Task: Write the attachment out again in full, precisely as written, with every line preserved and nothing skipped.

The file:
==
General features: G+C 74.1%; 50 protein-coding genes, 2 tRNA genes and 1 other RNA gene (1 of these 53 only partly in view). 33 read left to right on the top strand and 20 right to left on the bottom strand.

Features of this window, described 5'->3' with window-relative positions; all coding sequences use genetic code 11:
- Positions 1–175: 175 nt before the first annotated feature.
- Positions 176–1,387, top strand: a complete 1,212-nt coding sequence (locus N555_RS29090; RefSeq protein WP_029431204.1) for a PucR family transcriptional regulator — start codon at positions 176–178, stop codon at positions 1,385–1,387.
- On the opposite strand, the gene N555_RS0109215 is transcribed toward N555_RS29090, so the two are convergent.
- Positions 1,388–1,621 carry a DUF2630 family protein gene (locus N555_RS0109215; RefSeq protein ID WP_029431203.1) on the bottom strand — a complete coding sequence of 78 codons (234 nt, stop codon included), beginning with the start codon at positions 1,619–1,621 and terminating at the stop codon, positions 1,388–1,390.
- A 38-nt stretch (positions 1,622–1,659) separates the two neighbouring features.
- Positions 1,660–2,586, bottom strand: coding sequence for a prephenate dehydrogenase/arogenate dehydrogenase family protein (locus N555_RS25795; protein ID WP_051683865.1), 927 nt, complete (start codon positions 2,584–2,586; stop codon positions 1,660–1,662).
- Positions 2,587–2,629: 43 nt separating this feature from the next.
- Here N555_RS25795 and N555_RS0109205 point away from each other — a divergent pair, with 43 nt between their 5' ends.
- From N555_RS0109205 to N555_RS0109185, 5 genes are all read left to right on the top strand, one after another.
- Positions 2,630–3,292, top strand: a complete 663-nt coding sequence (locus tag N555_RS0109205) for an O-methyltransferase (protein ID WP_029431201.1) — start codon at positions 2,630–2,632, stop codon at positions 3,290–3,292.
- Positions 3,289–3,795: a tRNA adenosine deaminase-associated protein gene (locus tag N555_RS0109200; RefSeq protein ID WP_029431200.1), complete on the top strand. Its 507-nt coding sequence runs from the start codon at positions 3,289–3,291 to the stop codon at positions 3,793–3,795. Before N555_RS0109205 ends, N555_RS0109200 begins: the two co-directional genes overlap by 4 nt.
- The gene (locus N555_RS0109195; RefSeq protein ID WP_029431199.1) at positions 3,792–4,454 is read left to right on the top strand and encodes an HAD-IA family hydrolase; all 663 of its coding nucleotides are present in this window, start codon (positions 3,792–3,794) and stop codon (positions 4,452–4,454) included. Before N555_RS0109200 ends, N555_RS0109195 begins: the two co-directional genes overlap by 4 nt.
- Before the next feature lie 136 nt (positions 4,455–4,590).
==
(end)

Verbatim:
General features: G+C 74.1%; 50 protein-coding genes, 2 tRNA genes and 1 other RNA gene (1 of these 53 only partly in view). 33 read left to right on the top strand and 20 right to left on the bottom strand.

Features of this window, described 5'->3' with window-relative positions; all coding sequences use genetic code 11:
- Positions 1–175: 175 nt before the first annotated feature.
- Positions 176–1,387, top strand: a complete 1,212-nt coding sequence (locus N555_RS29090; RefSeq protein WP_029431204.1) for a PucR family transcriptional regulator — start codon at positions 176–178, stop codon at positions 1,385–1,387.
- On the opposite strand, the gene N555_RS0109215 is transcribed toward N555_RS29090, so the two are convergent.
- Positions 1,388–1,621 carry a DUF2630 family protein gene (locus N555_RS0109215; RefSeq protein ID WP_029431203.1) on the bottom strand — a complete coding sequence of 78 codons (234 nt, stop codon included), beginning with the start codon at positions 1,619–1,621 and terminating at the stop codon, positions 1,388–1,390.
- A 38-nt stretch (positions 1,622–1,659) separates the two neighbouring features.
- Positions 1,660–2,586, bottom strand: coding sequence for a prephenate dehydrogenase/arogenate dehydrogenase family protein (locus N555_RS25795; protein ID WP_051683865.1), 927 nt, complete (start codon positions 2,584–2,586; stop codon positions 1,660–1,662).
- Positions 2,587–2,629: 43 nt separating this feature from the next.
- Here N555_RS25795 and N555_RS0109205 point away from each other — a divergent pair, with 43 nt between their 5' ends.
- From N555_RS0109205 to N555_RS0109185, 5 genes are all read left to right on the top strand, one after another.
- Positions 2,630–3,292, top strand: a complete 663-nt coding sequence (locus tag N555_RS0109205) for an O-methyltransferase (protein ID WP_029431201.1) — start codon at positions 2,630–2,632, stop codon at positions 3,290–3,292.
- Positions 3,289–3,795: a tRNA adenosine deaminase-associated protein gene (locus tag N555_RS0109200; RefSeq protein ID WP_029431200.1), complete on the top strand. Its 507-nt coding sequence runs from the start codon at positions 3,289–3,291 to the stop codon at positions 3,793–3,795. Before N555_RS0109205 ends, N555_RS0109200 begins: the two co-directional genes overlap by 4 nt.
- The gene (locus N555_RS0109195; RefSeq protein ID WP_029431199.1) at positions 3,792–4,454 is read left to right on the top strand and encodes an HAD-IA family hydrolase; all 663 of its coding nucleotides are present in this window, start codon (positions 3,792–3,794) and stop codon (positions 4,452–4,454) included. Before N555_RS0109200 ends, N555_RS0109195 begins: the two co-directional genes overlap by 4 nt.
- Before the next feature lie 136 nt (positions 4,455–4,590).